The text “Pink” by Judith Thompson is structured as a fictional monologue. Using stream of consciousness and flashbacks, the author conveys a little girl’s thoughts about the death of her black nanny during the apartheid regime in South Africa.

The story is not chronological, but the author uses some of the classical plot elements: initial situation, development, and resolution. At a deeper level, the way the short story is composed reflects the relationships and conflicts between the characters.




The short story begins with the initial situation (as part of the exposition), expressed through stage directions. Lucy is standing next to the coffin of her nanny, who has been killed during a march: “LUCY, a ten-year-old white girl talking to her dead black nurse, Nellie, shot in a march, in her open coffin.” (p. 175, ll. 1-2)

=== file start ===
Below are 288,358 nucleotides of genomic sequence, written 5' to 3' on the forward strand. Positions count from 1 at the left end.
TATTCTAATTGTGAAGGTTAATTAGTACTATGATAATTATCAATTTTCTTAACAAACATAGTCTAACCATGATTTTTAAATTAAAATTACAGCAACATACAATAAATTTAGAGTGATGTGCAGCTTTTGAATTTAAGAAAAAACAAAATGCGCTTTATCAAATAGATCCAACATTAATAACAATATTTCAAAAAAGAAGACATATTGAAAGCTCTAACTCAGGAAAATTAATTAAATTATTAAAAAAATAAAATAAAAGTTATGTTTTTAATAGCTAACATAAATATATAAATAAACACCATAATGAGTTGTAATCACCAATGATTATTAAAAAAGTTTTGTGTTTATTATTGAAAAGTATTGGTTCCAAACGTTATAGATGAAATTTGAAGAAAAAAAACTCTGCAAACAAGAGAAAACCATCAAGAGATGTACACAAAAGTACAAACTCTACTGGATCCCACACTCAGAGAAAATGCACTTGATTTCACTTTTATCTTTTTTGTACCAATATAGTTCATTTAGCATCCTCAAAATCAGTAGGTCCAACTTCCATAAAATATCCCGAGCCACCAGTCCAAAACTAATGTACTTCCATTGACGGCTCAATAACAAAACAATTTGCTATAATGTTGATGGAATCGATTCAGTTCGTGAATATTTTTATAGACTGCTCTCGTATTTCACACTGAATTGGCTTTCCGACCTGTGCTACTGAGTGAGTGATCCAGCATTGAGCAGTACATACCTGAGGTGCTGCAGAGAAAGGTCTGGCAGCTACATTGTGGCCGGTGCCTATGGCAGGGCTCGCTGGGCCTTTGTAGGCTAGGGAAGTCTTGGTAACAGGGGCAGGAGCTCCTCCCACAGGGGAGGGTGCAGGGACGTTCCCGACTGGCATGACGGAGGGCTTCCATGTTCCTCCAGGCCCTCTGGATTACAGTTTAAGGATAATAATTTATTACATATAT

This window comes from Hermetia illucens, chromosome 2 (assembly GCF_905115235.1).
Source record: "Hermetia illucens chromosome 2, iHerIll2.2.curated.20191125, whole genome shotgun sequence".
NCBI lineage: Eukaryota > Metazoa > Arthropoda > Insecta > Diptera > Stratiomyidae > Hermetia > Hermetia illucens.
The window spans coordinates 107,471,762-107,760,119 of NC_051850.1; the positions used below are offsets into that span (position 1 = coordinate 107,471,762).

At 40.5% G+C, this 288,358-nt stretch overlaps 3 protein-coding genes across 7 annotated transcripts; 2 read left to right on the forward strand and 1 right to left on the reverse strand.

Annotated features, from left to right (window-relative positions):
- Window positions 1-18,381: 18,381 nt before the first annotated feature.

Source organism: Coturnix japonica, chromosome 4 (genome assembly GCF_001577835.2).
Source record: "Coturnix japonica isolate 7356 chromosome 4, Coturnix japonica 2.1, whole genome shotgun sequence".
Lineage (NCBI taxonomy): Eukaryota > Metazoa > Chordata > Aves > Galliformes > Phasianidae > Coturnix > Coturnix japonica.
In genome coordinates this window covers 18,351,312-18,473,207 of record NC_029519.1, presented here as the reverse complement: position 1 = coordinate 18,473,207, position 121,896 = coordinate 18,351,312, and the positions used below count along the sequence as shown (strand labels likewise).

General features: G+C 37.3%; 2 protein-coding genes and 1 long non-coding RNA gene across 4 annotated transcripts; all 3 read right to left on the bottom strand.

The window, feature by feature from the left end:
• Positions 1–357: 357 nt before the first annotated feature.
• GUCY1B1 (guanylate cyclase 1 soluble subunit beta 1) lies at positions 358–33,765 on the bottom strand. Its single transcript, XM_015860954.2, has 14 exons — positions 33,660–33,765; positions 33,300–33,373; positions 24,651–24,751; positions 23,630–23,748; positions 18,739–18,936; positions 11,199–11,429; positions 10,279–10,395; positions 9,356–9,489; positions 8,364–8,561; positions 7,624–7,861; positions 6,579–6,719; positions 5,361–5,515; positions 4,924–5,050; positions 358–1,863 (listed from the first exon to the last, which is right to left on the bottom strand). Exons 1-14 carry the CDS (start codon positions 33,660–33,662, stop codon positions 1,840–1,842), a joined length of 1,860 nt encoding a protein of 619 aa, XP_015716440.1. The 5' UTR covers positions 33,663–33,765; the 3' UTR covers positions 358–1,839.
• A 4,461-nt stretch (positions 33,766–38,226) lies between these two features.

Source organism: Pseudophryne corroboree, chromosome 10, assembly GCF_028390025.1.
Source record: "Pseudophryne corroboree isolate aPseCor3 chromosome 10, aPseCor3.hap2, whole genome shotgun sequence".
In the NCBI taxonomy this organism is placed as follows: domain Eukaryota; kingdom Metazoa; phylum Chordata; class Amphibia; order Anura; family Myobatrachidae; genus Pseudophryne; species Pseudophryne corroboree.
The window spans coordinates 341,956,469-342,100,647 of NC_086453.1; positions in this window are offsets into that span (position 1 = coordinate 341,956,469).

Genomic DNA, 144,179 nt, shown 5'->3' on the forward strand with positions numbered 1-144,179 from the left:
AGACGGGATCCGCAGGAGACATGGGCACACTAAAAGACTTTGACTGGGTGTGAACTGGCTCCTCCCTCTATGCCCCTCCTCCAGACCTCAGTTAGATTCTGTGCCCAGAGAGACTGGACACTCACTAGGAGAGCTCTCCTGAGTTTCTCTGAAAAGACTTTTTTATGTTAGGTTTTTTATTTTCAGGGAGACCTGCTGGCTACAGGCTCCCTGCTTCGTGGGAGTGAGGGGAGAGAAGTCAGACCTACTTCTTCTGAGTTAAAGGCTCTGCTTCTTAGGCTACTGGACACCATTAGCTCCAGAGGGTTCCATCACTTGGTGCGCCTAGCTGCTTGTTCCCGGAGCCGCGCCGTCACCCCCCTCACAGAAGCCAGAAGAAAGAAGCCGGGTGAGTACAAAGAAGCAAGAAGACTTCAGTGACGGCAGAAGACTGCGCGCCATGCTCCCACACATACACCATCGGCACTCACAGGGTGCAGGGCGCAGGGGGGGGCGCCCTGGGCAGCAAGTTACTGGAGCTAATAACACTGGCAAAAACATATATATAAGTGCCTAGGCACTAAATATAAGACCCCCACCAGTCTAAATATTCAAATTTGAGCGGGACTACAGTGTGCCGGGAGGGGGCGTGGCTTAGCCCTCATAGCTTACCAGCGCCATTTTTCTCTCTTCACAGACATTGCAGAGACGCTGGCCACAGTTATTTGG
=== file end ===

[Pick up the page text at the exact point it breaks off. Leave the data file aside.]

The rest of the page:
The middle of the story presents the development of the initial situation— Lucy’s reflections on Nellie.

Using flashbacks (memories) and stream of consciousness (unedited thought flow, but which is voiced out loud by Lucy), the story reveals the way racism is taught to children.

Firstly, we get to know that Lucy has been taught to believe that segregation is a good thing. This is why she is upset with Nellie and cannot understand why she went to the march where she was shot:

…what you guys don’t understand, what you didn’t see, is apartheid is for YOU. IT’S FOR YOUR GUYS FEELINGS, see, like we got separate washrooms cause you like to spit, and if we said, ‘Eww yucch, don’t spit,’ it would hurt your feelings… (pp. 175-176, ll. 8-3)



The ending of the short story, or the resolution, confirms that Lucy feels guilty about Nellie’s death: “…I made you die. I made you go in that march and I made you die. I know that forever. I said I was sorry…” (p. 177, ll. 11-13)


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